If you like your freeform jazz with north African gnawa music and vast modulators then you’re in luck. James Holden has assembled his disparate avengers; from dance artist Lucy Suggate, who performed a solo show 'Pilgrim' set to Holden's previous record The Inheritors and ethereally adlibs to The Animal Spirits’ title track in its mesmeric video, to Alice Coltrane’s incorrigible percussion. Together, the avant-garde legion, they launch a counteroffensive on musical inanity, exhibiting an ardent boiling pot of creativity bubbling over onto the worktop of heavy-handed analogies. There’s the unmistakeable glee of deviating artists finding conceptual fertility in bouncing off each other, an amalgam of muses.

Holden attests to have encouraged – with some structural constrictions – improvisation and experimentation from his merry band, and there’s a trippy – and incongruously cohere – looseness to the record’s direction, a sense of (whisper it) stream-of-consciousness authenticity; we understand quickly that its assured unpredictability will never transgress. Whereas 2013’s The Inheritors, quite essentially one of the best electronic albums of this or any decade, earmarked Holden’s paradigmatic shift from wabbly trance to primeval and hot-blooded techno, The Animal Spirits, though still underpinned by electronica, shares lineage with jazz and post rock. Like those more divergent movements, there’s an interest here in patience, space, and spontaneity; peeling back the artifice of chords and harmonies to reveal the innate beauty of musical filtration. A rudimentary summary would be Godspeed You! Black Emperor bringing in Kamasi Washington and, well, James Holden.

A kinetic and ethereal flute whirls inside ‘Spinning Dance’, worshipped by harmonising male chorales. ‘Pass Through The Fire’ is aptly incendiary; trundling percussion and organ-aping synths ceilidh dance while peripheral synth flutters encourage from the track’s rafters and crevices. ‘Each Moment Like The First’ most echoes The Inheritors; a straight-edged, polished electro-techno dirge that satisfies in its refined primacy. The title track is an enchanting canvas, more enchanting for its aforementioned video, with its synth steam train mediated by Etienne Jaumet’s understated saxophone. Jaumet’s sax takes centre-stage for the closing ‘Go Gladly Into The Earth’, strangely the most conservative cut off the album, and a restrained anti-climax.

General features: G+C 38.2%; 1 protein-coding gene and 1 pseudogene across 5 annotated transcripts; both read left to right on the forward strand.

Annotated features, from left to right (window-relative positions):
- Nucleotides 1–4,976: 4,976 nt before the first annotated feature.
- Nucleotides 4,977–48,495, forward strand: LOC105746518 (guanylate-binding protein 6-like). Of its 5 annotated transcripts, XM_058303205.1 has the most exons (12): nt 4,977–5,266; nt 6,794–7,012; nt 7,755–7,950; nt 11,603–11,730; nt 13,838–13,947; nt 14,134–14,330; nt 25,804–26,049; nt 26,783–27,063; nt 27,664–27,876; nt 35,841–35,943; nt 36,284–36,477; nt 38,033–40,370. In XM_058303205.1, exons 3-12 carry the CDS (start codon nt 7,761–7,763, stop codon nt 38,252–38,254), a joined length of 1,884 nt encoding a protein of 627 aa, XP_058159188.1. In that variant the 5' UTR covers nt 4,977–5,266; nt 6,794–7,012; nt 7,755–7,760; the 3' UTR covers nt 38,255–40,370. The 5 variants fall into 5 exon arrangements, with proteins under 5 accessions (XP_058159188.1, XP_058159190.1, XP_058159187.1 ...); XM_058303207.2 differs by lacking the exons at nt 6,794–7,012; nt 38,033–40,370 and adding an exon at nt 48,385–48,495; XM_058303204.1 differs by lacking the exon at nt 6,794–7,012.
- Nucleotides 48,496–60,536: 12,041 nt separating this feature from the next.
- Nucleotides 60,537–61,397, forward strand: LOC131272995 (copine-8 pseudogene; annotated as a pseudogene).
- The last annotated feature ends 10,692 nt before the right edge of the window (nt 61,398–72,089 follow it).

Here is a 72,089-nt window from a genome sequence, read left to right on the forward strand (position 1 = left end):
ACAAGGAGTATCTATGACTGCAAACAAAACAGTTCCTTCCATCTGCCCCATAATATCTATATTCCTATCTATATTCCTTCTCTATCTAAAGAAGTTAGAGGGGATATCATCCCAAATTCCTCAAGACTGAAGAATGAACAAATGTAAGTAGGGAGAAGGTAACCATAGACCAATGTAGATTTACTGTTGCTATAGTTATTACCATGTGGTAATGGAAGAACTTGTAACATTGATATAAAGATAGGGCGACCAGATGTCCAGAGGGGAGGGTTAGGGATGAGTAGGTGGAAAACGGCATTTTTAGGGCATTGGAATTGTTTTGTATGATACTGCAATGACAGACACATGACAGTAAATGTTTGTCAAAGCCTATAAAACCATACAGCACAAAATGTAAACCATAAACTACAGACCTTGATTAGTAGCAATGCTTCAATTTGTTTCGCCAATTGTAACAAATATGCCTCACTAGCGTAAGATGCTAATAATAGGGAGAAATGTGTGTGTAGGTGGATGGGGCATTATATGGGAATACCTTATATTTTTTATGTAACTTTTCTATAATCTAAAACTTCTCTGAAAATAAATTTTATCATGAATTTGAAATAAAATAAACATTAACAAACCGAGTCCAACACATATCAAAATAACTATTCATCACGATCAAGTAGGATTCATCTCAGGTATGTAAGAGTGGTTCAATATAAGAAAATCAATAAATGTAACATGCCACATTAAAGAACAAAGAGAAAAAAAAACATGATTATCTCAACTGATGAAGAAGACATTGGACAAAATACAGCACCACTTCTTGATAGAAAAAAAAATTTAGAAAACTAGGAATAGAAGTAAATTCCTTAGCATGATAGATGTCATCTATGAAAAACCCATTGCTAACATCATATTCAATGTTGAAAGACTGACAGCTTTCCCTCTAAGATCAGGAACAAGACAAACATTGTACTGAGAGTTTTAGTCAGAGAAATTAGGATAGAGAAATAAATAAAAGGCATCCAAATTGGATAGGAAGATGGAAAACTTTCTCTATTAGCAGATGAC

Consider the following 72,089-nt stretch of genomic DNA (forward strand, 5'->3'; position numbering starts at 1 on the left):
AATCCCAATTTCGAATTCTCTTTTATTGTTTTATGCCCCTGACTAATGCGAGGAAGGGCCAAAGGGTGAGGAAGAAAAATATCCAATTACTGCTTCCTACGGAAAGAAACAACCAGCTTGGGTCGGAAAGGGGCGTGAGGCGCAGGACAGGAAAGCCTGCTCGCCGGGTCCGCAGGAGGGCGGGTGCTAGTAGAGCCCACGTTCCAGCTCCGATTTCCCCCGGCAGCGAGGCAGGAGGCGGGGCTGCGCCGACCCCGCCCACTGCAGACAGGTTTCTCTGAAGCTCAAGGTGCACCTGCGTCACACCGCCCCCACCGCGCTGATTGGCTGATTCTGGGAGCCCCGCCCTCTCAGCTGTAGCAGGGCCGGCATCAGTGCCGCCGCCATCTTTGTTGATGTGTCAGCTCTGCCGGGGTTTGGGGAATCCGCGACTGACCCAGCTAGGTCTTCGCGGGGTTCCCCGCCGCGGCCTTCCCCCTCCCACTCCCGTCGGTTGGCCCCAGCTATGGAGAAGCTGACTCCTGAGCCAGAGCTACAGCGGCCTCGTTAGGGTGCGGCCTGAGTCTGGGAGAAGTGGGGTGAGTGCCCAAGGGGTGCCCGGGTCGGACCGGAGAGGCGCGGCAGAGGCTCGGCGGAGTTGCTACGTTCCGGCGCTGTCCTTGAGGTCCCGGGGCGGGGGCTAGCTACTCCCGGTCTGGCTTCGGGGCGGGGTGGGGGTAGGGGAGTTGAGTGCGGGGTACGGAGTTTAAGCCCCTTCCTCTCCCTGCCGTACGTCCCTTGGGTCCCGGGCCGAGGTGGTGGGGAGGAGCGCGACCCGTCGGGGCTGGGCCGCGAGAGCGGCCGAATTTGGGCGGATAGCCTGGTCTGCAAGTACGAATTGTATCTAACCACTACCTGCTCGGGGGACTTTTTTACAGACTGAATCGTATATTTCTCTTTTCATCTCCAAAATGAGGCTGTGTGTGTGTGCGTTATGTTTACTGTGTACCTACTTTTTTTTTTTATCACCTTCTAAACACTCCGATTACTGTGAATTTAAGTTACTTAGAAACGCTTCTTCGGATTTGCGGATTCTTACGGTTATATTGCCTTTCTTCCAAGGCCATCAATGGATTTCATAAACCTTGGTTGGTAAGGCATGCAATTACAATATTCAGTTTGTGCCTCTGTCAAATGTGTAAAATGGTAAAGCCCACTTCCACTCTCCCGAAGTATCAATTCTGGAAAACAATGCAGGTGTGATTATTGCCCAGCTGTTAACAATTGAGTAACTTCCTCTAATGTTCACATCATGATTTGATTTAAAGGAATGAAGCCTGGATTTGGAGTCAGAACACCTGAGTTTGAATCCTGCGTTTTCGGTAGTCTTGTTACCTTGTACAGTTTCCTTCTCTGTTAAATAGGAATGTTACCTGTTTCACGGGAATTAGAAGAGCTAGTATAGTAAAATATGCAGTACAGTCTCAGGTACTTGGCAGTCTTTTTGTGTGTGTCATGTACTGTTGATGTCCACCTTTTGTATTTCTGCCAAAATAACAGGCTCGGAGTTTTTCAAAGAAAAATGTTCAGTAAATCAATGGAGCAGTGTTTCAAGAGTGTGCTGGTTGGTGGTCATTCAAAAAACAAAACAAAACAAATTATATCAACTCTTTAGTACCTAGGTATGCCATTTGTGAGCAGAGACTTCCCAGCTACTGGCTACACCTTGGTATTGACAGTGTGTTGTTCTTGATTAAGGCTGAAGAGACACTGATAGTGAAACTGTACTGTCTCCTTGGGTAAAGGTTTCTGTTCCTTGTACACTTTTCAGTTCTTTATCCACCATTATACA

There blossoms the wisdom that ‘Thunder Moon Gathering’ is the best song Holden’s yet recorded, and, yip. An apocalyptic fever dream of giggling synths and skirmishing brass, underscored by delicately textured percussion, a swelling and receding tempest. It’s transfixing and volatile, and quite unlike anything you’ll have heard this year.

Throughout it all Holden acts as the pivot, his layered production and soundmixing the epicentre providing the lucidity and poise which withholds such dashing pluralism from disarray.

The Animal Spirits is an impermeable fog that tells music’s derivative predilections to fuck the fuck off. The record is a lot of things and also unquestionably not, for the most part embodying an impregnable and extraordinary soundscape that fortifies itself against deconstruction, but its one truly distinctive quality is that it’s the precise opposite of boring. I’m sure there’s a polysyllabic German word for that somewhere.